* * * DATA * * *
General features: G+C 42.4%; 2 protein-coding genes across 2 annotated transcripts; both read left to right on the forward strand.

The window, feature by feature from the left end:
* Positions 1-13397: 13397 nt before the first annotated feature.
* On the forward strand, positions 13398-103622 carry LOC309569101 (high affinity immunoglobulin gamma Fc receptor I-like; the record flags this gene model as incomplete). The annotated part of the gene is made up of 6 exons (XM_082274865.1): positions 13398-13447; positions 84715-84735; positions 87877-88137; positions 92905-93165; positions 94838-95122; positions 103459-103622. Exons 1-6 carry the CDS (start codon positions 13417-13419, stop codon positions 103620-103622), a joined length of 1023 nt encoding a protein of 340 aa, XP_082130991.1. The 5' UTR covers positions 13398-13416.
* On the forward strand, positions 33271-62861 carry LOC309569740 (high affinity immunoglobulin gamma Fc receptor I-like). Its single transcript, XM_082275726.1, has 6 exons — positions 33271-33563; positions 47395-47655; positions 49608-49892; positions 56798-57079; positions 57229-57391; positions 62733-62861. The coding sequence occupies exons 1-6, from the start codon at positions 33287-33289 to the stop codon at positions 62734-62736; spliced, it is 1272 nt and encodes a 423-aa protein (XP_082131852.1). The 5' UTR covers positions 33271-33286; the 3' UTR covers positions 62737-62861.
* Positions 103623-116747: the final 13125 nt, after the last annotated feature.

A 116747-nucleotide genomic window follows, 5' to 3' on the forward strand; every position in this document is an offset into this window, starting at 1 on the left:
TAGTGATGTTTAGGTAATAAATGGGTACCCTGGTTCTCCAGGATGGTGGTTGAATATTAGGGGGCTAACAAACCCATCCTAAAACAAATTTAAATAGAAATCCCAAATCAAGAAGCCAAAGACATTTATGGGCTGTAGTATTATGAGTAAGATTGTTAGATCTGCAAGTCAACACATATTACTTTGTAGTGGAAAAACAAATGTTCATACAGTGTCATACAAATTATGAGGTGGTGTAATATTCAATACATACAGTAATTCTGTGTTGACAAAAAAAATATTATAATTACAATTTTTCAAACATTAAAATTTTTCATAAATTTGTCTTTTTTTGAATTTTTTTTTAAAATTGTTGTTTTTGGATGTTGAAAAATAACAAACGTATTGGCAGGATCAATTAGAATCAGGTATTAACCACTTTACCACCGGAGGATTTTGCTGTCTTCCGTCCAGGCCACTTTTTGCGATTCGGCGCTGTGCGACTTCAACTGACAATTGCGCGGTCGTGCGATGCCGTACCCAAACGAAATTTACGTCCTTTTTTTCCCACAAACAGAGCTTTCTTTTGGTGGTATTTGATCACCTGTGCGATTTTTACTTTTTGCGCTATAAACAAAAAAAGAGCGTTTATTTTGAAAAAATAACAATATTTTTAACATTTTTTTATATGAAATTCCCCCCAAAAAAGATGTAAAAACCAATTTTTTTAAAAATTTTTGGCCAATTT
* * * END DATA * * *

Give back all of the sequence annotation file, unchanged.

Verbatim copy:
General features: G+C 42.4%; 2 protein-coding genes across 2 annotated transcripts; both read left to right on the forward strand.

The window, feature by feature from the left end:
* Positions 1-13397: 13397 nt before the first annotated feature.
* On the forward strand, positions 13398-103622 carry LOC309569101 (high affinity immunoglobulin gamma Fc receptor I-like; the record flags this gene model as incomplete). The annotated part of the gene is made up of 6 exons (XM_082274865.1): positions 13398-13447; positions 84715-84735; positions 87877-88137; positions 92905-93165; positions 94838-95122; positions 103459-103622. Exons 1-6 carry the CDS (start codon positions 13417-13419, stop codon positions 103620-103622), a joined length of 1023 nt encoding a protein of 340 aa, XP_082130991.1. The 5' UTR covers positions 13398-13416.
* On the forward strand, positions 33271-62861 carry LOC309569740 (high affinity immunoglobulin gamma Fc receptor I-like). Its single transcript, XM_082275726.1, has 6 exons — positions 33271-33563; positions 47395-47655; positions 49608-49892; positions 56798-57079; positions 57229-57391; positions 62733-62861. The coding sequence occupies exons 1-6, from the start codon at positions 33287-33289 to the stop codon at positions 62734-62736; spliced, it is 1272 nt and encodes a 423-aa protein (XP_082131852.1). The 5' UTR covers positions 33271-33286; the 3' UTR covers positions 62737-62861.
* Positions 103623-116747: the final 13125 nt, after the last annotated feature.

A 116747-nucleotide genomic window follows, 5' to 3' on the forward strand; every position in this document is an offset into this window, starting at 1 on the left:
TAGTGATGTTTAGGTAATAAATGGGTACCCTGGTTCTCCAGGATGGTGGTTGAATATTAGGGGGCTAACAAACCCATCCTAAAACAAATTTAAATAGAAATCCCAAATCAAGAAGCCAAAGACATTTATGGGCTGTAGTATTATGAGTAAGATTGTTAGATCTGCAAGTCAACACATATTACTTTGTAGTGGAAAAACAAATGTTCATACAGTGTCATACAAATTATGAGGTGGTGTAATATTCAATACATACAGTAATTCTGTGTTGACAAAAAAAATATTATAATTACAATTTTTCAAACATTAAAATTTTTCATAAATTTGTCTTTTTTTGAATTTTTTTTTAAAATTGTTGTTTTTGGATGTTGAAAAATAACAAACGTATTGGCAGGATCAATTAGAATCAGGTATTAACCACTTTACCACCGGAGGATTTTGCTGTCTTCCGTCCAGGCCACTTTTTGCGATTCGGCGCTGTGCGACTTCAACTGACAATTGCGCGGTCGTGCGATGCCGTACCCAAACGAAATTTACGTCCTTTTTTTCCCACAAACAGAGCTTTCTTTTGGTGGTATTTGATCACCTGTGCGATTTTTACTTTTTGCGCTATAAACAAAAAAAGAGCGTTTATTTTGAAAAAATAACAATATTTTTAACATTTTTTTATATGAAATTCCCCCCAAAAAAGATGTAAAAACCAATTTTTTTAAAAATTTTTGGCCAATTT